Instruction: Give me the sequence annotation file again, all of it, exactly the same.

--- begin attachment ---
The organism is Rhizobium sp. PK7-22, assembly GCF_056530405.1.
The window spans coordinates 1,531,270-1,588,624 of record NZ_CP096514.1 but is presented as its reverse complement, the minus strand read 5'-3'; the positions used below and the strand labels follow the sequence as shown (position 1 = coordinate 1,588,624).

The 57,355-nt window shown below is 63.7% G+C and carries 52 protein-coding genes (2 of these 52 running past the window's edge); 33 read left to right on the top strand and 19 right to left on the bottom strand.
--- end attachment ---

The organism is Rhizobium sp. PK7-22, assembly GCF_056530405.1.
The window spans coordinates 1,531,270-1,588,624 of record NZ_CP096514.1 but is presented as its reverse complement, the minus strand read 5'-3'; the positions used below and the strand labels follow the sequence as shown (position 1 = coordinate 1,588,624).

The 57,355-nt window shown below is 63.7% G+C and carries 52 protein-coding genes (2 of these 52 running past the window's edge); 33 read left to right on the top strand and 19 right to left on the bottom strand.